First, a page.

What is Zephyr?
Zephyr is a system designed to help aid search and rescue dog handlers utilize their dog's most powerful tool (the nose) more effectively. Zephyr gives the handler air flow simulation by utilizing local wind measurements and weather data. This information allows for an accurate estimation of total area covered by the search and rescue team, thus reducing the time needed to accurately cover a search area.
dog activated alerts
Most of the time spent on this project was actually invested in doing research in to search and rescue dog teams. Ultimate I found the three most important factors that lead to successful missions were—
- Understanding airflow
- Efficient terrain navigation
- Effective communication with the scent dog
in the field
In the winter of 2015 I began to do research on search and rescue dog teams. King County Search and Rescue was kind enough to extend an offer to join them on a training exercise just outside of Seattle on an early Saturday morning.
Going out into the field was an amazing experience. I really was able to see just how difficult a search can be. There are many factors to consider including weather, terrain, way-finding, time, and dog communication. It was nice to see my early concepts were on the right path but ultimately the best hope for success comes down to their ability to use their dog’s nose to their advantage. In order to do this they need to have a clear picture of airflow in their search area. King County Search and Rescue had a simple solution to quickly visualizing airflow in a search area—bubbles.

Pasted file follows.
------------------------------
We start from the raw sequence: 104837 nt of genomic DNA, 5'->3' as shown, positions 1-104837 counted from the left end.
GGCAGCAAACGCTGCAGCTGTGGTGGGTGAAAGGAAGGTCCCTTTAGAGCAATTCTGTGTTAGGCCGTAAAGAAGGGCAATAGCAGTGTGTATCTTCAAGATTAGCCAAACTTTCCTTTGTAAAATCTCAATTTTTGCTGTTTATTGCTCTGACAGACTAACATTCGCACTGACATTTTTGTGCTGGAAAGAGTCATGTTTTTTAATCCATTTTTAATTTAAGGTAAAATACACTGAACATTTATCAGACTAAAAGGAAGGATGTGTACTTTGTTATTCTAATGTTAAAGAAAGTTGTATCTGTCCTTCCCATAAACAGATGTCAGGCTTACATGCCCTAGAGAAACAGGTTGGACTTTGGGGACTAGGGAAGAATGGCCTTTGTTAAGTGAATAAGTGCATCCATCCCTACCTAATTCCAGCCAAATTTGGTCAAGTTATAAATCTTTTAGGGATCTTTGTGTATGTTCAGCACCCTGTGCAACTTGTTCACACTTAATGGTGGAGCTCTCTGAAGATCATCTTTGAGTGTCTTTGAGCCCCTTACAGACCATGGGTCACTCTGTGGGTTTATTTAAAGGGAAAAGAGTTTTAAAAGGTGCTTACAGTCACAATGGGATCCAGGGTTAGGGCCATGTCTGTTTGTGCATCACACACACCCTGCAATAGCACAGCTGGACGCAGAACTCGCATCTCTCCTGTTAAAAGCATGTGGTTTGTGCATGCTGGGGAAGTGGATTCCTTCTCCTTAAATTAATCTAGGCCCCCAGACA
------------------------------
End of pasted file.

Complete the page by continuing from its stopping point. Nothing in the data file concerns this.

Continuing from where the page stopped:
Seeing every handler repeatedly pull out a vial of children's bubble solution to see which way they should head next taught me a few things.
- Handlers are willing to stop and take measurements
- The wind measurements are currently not being recorded or analyzed effectively
If the handler's would take the time to record the wind measurements, a system could be built to effectively show the ground a dog effectively covered with their nose and suggest a path the handler should place their dog on to cover more ground. The system could also provide helpful airflow simulations for the handler to use in place of blowing bubbles.
This board was created to help explain the current search and rescue methods and help highlight areas for intervention
My initial research got my thoughts rolling enough to sketch out a few early ideas about what I thought might help dog handlers. These ideas focused mainly on communication, dog vitals, and aiding when a lost person was found.
- Design for emergency situations and senior capstone
- Christian Richards
- Axel Roesler
- After Effects
- Chris Curry
- Cadence Hendrickson (Vest Design)
- Field Research and Interviews
- Experience Design
- UI Wireframes and Designs
- Concept Sketching
- Motion Design
- Video Production and Editing